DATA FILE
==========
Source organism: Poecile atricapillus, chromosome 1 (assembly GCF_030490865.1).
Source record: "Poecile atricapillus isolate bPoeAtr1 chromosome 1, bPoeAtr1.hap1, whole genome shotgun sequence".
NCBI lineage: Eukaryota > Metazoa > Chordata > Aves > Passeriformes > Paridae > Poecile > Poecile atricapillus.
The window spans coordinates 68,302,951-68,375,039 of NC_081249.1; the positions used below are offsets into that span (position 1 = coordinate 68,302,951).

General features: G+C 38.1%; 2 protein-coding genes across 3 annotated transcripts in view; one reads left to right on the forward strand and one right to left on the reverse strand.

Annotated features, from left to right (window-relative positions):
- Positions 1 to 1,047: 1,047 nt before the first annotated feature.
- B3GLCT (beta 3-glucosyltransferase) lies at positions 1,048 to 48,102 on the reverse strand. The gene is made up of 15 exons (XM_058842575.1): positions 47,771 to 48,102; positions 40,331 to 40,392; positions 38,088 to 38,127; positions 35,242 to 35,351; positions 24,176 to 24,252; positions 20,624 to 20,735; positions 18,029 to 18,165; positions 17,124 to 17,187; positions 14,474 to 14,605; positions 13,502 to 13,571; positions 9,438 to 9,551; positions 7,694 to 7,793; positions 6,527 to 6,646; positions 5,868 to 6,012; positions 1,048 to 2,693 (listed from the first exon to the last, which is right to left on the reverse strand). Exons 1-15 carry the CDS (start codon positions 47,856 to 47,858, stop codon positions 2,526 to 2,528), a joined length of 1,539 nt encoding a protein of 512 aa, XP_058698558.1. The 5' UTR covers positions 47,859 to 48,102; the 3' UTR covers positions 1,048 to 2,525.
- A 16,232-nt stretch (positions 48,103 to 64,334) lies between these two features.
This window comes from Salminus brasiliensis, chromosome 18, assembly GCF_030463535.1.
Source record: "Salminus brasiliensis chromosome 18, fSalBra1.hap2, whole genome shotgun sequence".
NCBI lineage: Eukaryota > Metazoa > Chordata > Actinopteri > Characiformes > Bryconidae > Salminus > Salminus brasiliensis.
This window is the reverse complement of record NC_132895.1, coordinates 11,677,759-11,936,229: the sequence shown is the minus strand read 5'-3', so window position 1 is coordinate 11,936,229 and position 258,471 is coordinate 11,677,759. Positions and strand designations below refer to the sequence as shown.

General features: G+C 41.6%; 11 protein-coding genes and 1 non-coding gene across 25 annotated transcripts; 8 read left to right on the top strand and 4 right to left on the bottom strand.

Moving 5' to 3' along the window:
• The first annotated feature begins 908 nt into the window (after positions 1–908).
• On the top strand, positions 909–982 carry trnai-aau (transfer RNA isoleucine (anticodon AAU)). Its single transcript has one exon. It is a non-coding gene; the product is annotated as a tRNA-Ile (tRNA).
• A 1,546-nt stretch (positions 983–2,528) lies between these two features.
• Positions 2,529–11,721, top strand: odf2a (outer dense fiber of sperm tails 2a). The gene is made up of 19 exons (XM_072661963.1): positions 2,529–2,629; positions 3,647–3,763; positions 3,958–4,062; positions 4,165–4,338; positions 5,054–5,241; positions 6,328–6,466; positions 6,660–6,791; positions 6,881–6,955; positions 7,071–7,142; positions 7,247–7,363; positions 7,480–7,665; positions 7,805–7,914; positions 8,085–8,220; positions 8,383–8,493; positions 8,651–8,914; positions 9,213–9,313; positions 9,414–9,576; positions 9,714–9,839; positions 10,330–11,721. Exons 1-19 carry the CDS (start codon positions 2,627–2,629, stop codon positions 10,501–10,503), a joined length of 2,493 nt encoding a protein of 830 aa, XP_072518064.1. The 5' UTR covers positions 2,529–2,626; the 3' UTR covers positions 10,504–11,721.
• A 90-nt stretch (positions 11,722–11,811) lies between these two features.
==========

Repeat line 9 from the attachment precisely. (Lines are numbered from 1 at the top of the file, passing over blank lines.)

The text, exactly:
- A 16,232-nt stretch (positions 48,103 to 64,334) lies between these two features.